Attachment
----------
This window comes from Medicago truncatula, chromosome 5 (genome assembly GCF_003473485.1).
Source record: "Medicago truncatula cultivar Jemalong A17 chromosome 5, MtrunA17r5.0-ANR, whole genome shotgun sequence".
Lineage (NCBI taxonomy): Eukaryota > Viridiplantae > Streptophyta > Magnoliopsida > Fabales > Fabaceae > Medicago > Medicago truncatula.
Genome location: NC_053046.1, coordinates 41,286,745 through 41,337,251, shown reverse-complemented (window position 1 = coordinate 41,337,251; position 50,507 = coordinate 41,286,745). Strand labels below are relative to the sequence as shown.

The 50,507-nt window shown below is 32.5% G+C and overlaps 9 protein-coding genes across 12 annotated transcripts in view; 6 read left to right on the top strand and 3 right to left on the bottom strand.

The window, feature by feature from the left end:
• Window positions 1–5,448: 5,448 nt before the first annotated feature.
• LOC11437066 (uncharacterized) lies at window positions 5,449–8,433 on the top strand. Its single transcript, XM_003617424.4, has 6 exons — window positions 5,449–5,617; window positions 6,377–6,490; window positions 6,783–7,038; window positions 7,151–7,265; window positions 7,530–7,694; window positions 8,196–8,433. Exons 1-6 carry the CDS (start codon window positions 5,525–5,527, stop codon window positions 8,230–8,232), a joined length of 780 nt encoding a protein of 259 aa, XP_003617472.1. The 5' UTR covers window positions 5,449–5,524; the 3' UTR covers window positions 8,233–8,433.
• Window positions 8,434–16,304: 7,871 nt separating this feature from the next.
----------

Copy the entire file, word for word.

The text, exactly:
This window comes from Medicago truncatula, chromosome 5 (genome assembly GCF_003473485.1).
Source record: "Medicago truncatula cultivar Jemalong A17 chromosome 5, MtrunA17r5.0-ANR, whole genome shotgun sequence".
Lineage (NCBI taxonomy): Eukaryota > Viridiplantae > Streptophyta > Magnoliopsida > Fabales > Fabaceae > Medicago > Medicago truncatula.
Genome location: NC_053046.1, coordinates 41,286,745 through 41,337,251, shown reverse-complemented (window position 1 = coordinate 41,337,251; position 50,507 = coordinate 41,286,745). Strand labels below are relative to the sequence as shown.

The 50,507-nt window shown below is 32.5% G+C and overlaps 9 protein-coding genes across 12 annotated transcripts in view; 6 read left to right on the top strand and 3 right to left on the bottom strand.

The window, feature by feature from the left end:
• Window positions 1–5,448: 5,448 nt before the first annotated feature.
• LOC11437066 (uncharacterized) lies at window positions 5,449–8,433 on the top strand. Its single transcript, XM_003617424.4, has 6 exons — window positions 5,449–5,617; window positions 6,377–6,490; window positions 6,783–7,038; window positions 7,151–7,265; window positions 7,530–7,694; window positions 8,196–8,433. Exons 1-6 carry the CDS (start codon window positions 5,525–5,527, stop codon window positions 8,230–8,232), a joined length of 780 nt encoding a protein of 259 aa, XP_003617472.1. The 5' UTR covers window positions 5,449–5,524; the 3' UTR covers window positions 8,233–8,433.
• Window positions 8,434–16,304: 7,871 nt separating this feature from the next.